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How to improve your liver & kidney health

All HOMED-IQ content is reviewed by medical specialists

The liver and kidneys are important organs in your body that perform essential functions every day. The liver is the second largest organ in the body and is responsible for processing and breaking down all substances in your body, excreting them into the blood or bile. This includes metabolising food and medications, as well as removing toxins from the body. The kidneys are two bean-shaped organs whose main function is to filter excess water and waste from the blood to form urine. In addition to these primary functions, the liver and kidneys also perform hundreds of other tasks that keep our bodies functioning properly. 

While the liver and kidneys can withstand certain amounts of abuse, prolonged mistreatment can cause irreversible damage and even failure of these vital organs. Interested in checking your liver and kidney function? Homed-IQ offers both a Liver Function Test and a Liver and Kidney Function Test that can be performed from home. Read on to learn more about how to keep your liver and kidneys healthy for life.

1. Limit Alcohol Consumption

Drinking too much alcohol can raise your blood pressure, contribute to weight gain, reduce kidney function, and damage the liver. While many people believe only long-term, heavy drinkers get scarring of the liver (cirrhosis), irreversible liver damage can occur through regular moderate drinking that does not appear to cause excessive drunkenness (NHS, 2022). When alcohol becomes a part of an individual’s lifestyle, it can be difficult to recognise when consumption has become unhealthy. Updated guidelines for alcohol in the Netherlands recommend adults do not drink or do not exceed one glass per day. In Germany, the guidelines advise women not to exceed one drink a day, while men should not exceed two drinks per day. A drink is defined as a small beer, glass of wine, or shot (10-12g of alcohol) (European Commission, 2016). Limiting your alcohol consumption and avoiding binge drinking, defined as consumption of more than 6 drinks on one occasion, is extremely important in keeping your liver and kidneys healthy.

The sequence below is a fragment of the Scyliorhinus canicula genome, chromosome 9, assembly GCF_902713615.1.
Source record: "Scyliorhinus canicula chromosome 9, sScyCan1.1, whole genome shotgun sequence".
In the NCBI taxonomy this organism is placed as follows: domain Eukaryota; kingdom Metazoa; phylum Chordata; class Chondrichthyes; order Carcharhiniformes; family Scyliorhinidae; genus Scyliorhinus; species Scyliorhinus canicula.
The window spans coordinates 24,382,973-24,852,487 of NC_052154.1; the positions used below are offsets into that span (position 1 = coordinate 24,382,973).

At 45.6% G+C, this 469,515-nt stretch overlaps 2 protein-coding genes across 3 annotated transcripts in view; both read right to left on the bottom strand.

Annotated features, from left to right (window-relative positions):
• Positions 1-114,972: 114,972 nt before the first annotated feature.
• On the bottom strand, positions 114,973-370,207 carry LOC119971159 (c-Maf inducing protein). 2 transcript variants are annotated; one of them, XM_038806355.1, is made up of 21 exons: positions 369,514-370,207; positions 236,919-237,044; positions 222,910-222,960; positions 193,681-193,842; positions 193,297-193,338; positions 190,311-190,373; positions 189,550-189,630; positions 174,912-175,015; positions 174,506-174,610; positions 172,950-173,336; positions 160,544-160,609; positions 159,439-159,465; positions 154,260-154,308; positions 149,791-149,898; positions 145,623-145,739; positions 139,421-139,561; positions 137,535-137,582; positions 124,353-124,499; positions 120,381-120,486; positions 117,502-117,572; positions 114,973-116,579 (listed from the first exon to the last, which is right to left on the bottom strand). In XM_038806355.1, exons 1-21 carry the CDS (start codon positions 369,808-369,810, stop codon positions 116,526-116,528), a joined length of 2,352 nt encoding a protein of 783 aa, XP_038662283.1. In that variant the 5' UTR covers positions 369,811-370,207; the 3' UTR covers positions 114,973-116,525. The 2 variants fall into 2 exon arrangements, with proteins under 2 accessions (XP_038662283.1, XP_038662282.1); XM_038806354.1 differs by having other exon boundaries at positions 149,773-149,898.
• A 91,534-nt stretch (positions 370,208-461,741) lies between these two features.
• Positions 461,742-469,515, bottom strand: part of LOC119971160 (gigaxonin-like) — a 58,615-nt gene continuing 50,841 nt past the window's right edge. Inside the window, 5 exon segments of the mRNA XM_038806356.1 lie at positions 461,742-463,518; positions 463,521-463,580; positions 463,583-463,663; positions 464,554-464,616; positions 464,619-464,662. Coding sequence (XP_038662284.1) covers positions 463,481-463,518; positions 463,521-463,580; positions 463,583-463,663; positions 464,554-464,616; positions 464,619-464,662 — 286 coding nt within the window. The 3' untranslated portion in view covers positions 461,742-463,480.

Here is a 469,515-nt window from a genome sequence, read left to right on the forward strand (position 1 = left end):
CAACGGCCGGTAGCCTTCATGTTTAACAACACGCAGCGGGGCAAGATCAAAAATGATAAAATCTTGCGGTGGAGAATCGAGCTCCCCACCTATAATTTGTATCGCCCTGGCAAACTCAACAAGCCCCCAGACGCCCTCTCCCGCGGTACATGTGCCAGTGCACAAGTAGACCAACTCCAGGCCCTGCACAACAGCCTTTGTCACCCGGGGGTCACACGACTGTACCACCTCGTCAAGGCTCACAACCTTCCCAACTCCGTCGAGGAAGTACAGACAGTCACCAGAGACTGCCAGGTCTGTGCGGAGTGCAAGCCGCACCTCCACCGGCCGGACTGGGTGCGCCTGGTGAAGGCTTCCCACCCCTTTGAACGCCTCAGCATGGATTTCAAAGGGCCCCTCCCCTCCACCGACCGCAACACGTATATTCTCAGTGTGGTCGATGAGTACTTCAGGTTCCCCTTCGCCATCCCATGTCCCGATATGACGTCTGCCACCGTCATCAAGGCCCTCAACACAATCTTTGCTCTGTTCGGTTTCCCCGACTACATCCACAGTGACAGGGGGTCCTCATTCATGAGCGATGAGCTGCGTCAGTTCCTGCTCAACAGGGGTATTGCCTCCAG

2. Follow a healthy diet and get adequate exercise

Preventing diseases that harm the kidneys, such as diabetes and high blood pressure, is important in keeping them healthy. Following a healthy and varied diet without excess salt and sugar lowers your risk of diabetes and high blood pressure, as well as obesity. Maintaining a healthy weight through diet is also important for liver health, as obesity can cause fatty liver disease (Johns Hopkins, 2022). Tips for a healthy diet include:

  • Choose foods with little or no added sugar
  • Bake meat instead of frying
  • Cook with spices instead of salt
  • Read food labels and check the salt, sugar, cholesterol, and saturated fat content
  • Eat foods made from whole grains
  • Incorporate fruits or vegetables with every meal
  • Be active for at least 30 minutes a day

Source: NIH, 2016

3. Manage diabetes, blood pressure and heart disease